In Massachusetts, they're getting ready for the inauguration of the first Democratic governor in 16 years. Deval Patrick, former Clinton Administration official and best friend of inmates everywhere, will take the oath in January. In the meantime, he's putting together his transition team -- and just how some members are being portrayed by the city's two papers is rather revealing.
One of the newspapers says that Joan Wallace-Benjamin, Patrick's chief of staff to be, is an "outsider" and cites her lengthy work with the Home For Little Wanderers (a human service agency) and the Urban League. It's a glowing review, citing her years and years of administrative experience in helping the poor and underprivileged.
The other paper, though, finds one particular downtrodden individual that Wallace-Benjamin tried to help. Benjamin LaGuer, who was convicted of brutally raping a neighbor in the 1980's over several hours, was a beneficiary of Patrick's humane efforts. Patrick, while on the staff of the NAACP, worked to get LaGuer's conviction overturned and win him a new trial. Even after leaving that job, Patrick wrote several letters to LaGuer's parole board urging his release, and even contributed several thousand dollars towards a DNA test that finally settled the matter -- LaGuer was proven to have been the rapist in question.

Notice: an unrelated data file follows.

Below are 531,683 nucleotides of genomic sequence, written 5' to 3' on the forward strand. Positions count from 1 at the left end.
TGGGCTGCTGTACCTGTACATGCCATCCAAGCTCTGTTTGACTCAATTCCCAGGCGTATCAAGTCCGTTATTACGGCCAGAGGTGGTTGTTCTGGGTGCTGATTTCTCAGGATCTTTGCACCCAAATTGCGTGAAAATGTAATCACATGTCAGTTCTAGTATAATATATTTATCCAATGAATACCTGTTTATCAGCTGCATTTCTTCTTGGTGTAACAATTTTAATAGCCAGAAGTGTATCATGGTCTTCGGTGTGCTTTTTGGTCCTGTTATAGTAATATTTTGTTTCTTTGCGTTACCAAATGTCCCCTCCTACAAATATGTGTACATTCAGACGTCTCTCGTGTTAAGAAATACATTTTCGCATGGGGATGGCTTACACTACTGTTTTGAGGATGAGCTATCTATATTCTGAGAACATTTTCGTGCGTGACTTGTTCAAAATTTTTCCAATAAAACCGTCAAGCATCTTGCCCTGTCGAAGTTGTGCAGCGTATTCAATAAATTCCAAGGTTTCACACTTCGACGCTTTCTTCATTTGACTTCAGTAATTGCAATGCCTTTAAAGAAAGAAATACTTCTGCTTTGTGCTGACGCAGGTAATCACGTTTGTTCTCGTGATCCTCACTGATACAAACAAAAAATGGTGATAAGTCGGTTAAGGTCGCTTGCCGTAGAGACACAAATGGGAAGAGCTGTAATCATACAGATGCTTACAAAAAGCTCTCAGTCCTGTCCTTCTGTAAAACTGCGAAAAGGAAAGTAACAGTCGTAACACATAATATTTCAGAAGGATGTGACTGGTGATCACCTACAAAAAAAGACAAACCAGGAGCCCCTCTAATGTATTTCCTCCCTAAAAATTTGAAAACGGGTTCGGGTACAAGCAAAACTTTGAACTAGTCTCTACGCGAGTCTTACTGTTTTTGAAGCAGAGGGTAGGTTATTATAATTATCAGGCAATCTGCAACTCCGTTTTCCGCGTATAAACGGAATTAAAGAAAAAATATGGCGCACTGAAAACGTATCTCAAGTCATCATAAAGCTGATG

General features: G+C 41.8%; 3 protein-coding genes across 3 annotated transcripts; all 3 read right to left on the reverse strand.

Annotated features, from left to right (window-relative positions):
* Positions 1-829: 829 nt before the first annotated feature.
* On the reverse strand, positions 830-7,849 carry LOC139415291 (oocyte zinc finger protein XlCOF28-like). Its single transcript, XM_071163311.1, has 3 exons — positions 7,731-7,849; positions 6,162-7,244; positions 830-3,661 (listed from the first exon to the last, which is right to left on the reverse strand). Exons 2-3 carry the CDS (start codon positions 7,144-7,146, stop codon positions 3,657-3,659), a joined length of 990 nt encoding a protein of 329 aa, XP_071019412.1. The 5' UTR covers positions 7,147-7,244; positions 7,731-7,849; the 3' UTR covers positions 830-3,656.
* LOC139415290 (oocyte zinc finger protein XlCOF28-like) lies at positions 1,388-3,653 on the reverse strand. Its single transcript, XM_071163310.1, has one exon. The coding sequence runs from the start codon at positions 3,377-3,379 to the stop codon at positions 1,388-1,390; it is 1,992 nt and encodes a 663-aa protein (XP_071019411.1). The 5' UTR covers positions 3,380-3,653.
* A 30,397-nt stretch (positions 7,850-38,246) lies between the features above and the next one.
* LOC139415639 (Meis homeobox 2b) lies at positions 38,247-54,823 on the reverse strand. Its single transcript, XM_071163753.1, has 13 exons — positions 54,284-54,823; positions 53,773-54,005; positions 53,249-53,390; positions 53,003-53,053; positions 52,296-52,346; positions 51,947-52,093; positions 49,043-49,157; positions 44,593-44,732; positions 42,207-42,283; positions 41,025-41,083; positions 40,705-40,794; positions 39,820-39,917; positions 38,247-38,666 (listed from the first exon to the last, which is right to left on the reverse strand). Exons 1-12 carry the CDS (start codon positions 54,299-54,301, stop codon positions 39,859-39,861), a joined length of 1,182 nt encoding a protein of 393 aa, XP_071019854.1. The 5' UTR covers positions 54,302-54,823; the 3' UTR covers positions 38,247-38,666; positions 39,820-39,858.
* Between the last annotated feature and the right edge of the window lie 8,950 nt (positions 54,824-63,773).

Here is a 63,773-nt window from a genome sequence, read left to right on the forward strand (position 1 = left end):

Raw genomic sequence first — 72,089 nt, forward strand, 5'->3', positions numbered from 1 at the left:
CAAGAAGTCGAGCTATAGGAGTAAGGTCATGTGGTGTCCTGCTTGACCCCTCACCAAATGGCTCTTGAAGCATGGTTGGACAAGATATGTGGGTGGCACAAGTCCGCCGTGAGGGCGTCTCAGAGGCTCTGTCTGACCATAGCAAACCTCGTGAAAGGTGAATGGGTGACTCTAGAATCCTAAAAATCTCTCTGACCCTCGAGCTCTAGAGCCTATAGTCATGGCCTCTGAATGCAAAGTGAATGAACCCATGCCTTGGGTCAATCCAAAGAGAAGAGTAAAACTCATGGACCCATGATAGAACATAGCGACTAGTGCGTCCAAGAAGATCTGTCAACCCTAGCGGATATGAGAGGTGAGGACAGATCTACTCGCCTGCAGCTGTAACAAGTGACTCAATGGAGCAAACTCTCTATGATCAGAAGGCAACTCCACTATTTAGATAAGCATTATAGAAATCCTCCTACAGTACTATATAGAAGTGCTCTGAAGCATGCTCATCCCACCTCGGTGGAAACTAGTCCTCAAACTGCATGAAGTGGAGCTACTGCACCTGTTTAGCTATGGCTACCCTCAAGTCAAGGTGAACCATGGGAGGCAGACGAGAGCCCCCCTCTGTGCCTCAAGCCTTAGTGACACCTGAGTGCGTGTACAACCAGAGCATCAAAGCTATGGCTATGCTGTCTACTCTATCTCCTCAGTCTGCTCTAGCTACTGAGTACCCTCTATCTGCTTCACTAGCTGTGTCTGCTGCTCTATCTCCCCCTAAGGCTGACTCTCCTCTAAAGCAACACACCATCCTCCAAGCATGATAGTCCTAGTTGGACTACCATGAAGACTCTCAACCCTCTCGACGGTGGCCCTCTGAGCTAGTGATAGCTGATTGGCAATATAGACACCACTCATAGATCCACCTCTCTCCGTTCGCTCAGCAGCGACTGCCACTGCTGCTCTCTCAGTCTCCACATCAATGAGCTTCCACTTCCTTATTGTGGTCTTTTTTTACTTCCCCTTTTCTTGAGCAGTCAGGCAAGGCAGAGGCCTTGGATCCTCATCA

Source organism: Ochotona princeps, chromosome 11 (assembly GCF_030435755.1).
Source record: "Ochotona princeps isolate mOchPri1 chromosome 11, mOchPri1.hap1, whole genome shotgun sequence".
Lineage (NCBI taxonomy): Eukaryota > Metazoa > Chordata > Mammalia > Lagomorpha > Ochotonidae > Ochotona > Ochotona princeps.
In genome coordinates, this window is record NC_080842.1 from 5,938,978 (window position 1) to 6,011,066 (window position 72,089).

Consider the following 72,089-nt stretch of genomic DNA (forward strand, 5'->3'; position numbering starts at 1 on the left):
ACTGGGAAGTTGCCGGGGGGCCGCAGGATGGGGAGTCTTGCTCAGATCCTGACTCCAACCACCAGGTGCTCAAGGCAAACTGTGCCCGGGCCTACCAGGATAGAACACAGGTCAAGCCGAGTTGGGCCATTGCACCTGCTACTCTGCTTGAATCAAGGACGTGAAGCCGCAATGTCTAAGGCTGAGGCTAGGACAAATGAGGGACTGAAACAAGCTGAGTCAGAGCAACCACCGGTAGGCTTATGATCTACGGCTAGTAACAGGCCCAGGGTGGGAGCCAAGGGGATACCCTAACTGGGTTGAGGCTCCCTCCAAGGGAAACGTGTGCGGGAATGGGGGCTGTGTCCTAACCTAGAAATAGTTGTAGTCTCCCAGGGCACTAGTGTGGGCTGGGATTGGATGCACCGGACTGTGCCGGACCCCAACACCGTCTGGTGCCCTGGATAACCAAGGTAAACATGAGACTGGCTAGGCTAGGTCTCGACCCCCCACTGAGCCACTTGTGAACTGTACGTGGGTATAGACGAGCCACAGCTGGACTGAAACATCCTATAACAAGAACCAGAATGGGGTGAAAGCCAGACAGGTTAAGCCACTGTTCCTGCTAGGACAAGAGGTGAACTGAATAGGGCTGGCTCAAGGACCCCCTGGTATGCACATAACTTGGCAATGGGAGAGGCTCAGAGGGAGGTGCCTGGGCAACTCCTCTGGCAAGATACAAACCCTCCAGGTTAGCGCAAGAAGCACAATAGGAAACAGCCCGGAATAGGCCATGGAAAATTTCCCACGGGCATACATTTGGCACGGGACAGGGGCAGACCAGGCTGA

But right alongside Patrick was Wallace-Benjamin, who wrote a glowing letter to the same parole board seeking his release. According to Wallace-Benjamin, this rapist (who called his victim from prison, impersonating a priest, and tried to get her to recount her testimony and identification of him) was "a talented writer, an intelligent advocate, and a man whose experience and life lessons make him a valuable member of the community."
The parole board chose not to heed the opinions of Patrick and Wallace-Benjamin, and Mr. LaGuer remains behind bars to this day.
Would anyone care to speculate which paper strongly endorsed Mr. Patrick, and has been soft-pedaling his various gaffes, flubs, misstatements, and more outrageous policy ideas, and which one endorsed his opponent?
Nah. Too easy.